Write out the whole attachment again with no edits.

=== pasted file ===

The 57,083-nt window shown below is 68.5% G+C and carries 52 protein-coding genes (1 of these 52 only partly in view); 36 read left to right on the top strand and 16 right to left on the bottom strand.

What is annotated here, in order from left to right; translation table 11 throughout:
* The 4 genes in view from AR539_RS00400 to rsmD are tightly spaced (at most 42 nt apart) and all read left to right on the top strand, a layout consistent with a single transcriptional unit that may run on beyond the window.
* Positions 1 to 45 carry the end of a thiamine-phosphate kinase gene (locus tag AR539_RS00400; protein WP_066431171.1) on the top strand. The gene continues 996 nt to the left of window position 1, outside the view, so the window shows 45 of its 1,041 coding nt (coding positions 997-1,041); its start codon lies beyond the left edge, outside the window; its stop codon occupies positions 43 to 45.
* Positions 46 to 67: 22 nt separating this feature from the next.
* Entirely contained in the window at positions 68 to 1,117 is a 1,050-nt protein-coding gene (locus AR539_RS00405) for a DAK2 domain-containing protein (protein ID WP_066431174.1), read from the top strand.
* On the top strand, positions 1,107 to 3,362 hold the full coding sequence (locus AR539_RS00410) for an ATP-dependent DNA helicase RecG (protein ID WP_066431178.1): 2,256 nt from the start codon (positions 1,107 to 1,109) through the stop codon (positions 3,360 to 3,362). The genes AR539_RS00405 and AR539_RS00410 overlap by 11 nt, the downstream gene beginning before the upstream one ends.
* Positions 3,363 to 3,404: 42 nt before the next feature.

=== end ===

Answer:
The 57,083-nt window shown below is 68.5% G+C and carries 52 protein-coding genes (1 of these 52 only partly in view); 36 read left to right on the top strand and 16 right to left on the bottom strand.

What is annotated here, in order from left to right; translation table 11 throughout:
* The 4 genes in view from AR539_RS00400 to rsmD are tightly spaced (at most 42 nt apart) and all read left to right on the top strand, a layout consistent with a single transcriptional unit that may run on beyond the window.
* Positions 1 to 45 carry the end of a thiamine-phosphate kinase gene (locus tag AR539_RS00400; protein WP_066431171.1) on the top strand. The gene continues 996 nt to the left of window position 1, outside the view, so the window shows 45 of its 1,041 coding nt (coding positions 997-1,041); its start codon lies beyond the left edge, outside the window; its stop codon occupies positions 43 to 45.
* Positions 46 to 67: 22 nt separating this feature from the next.
* Entirely contained in the window at positions 68 to 1,117 is a 1,050-nt protein-coding gene (locus AR539_RS00405) for a DAK2 domain-containing protein (protein ID WP_066431174.1), read from the top strand.
* On the top strand, positions 1,107 to 3,362 hold the full coding sequence (locus AR539_RS00410) for an ATP-dependent DNA helicase RecG (protein ID WP_066431178.1): 2,256 nt from the start codon (positions 1,107 to 1,109) through the stop codon (positions 3,360 to 3,362). The genes AR539_RS00405 and AR539_RS00410 overlap by 11 nt, the downstream gene beginning before the upstream one ends.
* Positions 3,363 to 3,404: 42 nt before the next feature.